Lego is trying to remove gender bias from their toys

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We all grew up with Boy Toys aisles and Girl Toys aisles. And you didn’t wander too far down the opposite one unless you had a birthday party invite in hand. Otherwise you’d get dirty looks like you were some kind of spy infiltrating enemy territory. It was crazy. Gawd forbid you were born with an affection for skirts and fastback Mustangs. And why were the damn superheros always in the boy section?! Stores are starting to correct this by reorganizing their toy aisles to reflect theme rather than gender. It looks like toy companies will be helping them out, too. Leading the way is Lego, which commissioned the Geena Davis Institute on Gender in Media to research attitudes on play. The study found that we are still pushing the sciences on boys and dress-up on girls. And what’s worse, the parents seem to be the worse offenders. Lego is working to remove gender bias to broaden the benefits a child gets from playing with Legos.

Lego has announced it will work to remove gender stereotypes from its toys after a global survey the company commissioned found attitudes to play and future careers remain unequal and restrictive.

Researchers found that while girls were becoming more confident and keen to engage in a wide range of activities, the same was not true of boys.

Seventy-one per cent of boys surveyed feared they would be made fun of if they played with what they described as “girls’ toys” – a fear shared by their parents. “Parents are more worried that their sons will be teased than their daughters for playing with toys associated with the other gender,” said Madeline Di Nonno, the chief executive of the Geena Davis Institute on Gender in Media, who conducted the research.

The Danish toymaker commissioned the report for the UN International Day of the Girl on Monday. It surveyed almost 7,000 parents and children aged six to 14 from China, the Czech Republic, Japan, Poland, Russia, UK and the US.

“We’re working hard to make Lego more inclusive,” said Julia Goldin, the chief product and marketing officer at the Lego Group, the world’s largest toymaker.

Since the start of 2021, the Geena Davis Institute has been auditing Lego and consulting to “address gender bias and harmful stereotypes”, and the company has promised to remove gender bias from its lines.

“Traditionally, Lego has been accessed by more boys, but products like [arts and crafts line] Lego Dots or Lego City Wildlife Rescue Camp have been specifically designed to appeal to boys and girls,” said Goldin. The Lego mandate is now to promote nurturing and caring as well as spatial awareness, creative reasoning and problem solving.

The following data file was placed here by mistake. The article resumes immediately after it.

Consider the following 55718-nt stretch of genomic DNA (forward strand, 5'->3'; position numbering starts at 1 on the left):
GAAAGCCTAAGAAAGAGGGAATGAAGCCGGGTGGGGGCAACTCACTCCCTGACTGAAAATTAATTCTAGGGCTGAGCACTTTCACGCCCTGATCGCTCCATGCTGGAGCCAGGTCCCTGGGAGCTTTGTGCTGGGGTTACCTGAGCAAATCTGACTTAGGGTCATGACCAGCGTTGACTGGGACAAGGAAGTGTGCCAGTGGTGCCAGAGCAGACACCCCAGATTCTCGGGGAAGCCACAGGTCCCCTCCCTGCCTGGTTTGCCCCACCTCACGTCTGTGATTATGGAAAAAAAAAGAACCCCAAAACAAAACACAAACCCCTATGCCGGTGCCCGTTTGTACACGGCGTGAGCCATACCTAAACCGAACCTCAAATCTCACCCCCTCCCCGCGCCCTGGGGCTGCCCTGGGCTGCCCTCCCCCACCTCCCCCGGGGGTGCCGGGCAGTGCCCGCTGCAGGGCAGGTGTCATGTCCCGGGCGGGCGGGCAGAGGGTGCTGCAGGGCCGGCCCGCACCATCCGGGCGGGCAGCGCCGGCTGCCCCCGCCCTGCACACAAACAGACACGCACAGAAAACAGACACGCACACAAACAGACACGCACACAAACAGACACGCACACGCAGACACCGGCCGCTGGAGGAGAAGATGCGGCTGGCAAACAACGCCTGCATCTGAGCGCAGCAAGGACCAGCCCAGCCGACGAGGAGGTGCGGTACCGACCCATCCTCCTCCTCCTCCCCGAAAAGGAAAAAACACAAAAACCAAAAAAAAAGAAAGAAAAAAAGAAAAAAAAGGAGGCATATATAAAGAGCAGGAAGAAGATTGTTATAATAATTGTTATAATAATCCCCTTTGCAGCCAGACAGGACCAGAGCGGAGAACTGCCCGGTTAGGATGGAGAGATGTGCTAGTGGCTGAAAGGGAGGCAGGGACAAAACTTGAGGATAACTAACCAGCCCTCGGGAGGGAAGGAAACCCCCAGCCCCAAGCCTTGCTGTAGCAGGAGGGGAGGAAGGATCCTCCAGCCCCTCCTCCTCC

Goldin said Lego no longer labelled any of its products “for girls” or “for boys”. On consumers cannot search for products by gender. Instead, the website offers themes that it calls “passion points”.

“We’re testing everything on boys and girls, and including more female role models,” said Goldin. The recent Lego Con showcased female designers talking about the work they did, while Lego’s Rebuild the World campaign focuses on girls.
“Our job now is to encourage boys and girls who want to play with sets that may have traditionally been seen as ‘not for them’,” Goldin added.

[From The Guardian]

First of all, can we, once again, applaud Geena Davis for her work on gender bias? And kudos to Lego for commissioning this study. I would have guessed there was still bias but I didn’t realize the numbers were that high. I remember the Lego Friends were their big push to sell to girls. Although the girls did get the benefits of Lego play, the choices of what they could build were pretty limited. And they didn’t sell those block colors in the general sets so you couldn’t build much on your own, either. I’m not surprised that it’s the parents still pushing the gender biases. I don’t think we understand how much we perpetuate without thinking about it. For instance, I had a bunch of Barbies to pass down and it never occurred to me to offer them to my son, who was the first born. I just waited until my daughter got old enough.

I’m really glad Lego is spearheading this because they’re such a gateway toy. If you’re missing something from a dollhouse, you can build it from Legos. If the board game is missing a piece, make it from Legos. If there’s one missing from the teddy bear tea party, make a Lego robot to sub in. If you’re making a salt brine for a turkey, recreate WWI out of Legos. Or do whatever this is. Legos are a great toy, a great experience and now a great example. If only they didn’t hurt so #[email protected]& much when you step on them.

Here’s Lego’s International Day of the Girl tweet. It’s good:

— LEGO (@LEGO_Group) October 11, 2021

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Photo credit: Getty Images, Twitter and Alena Darmel from Pexels

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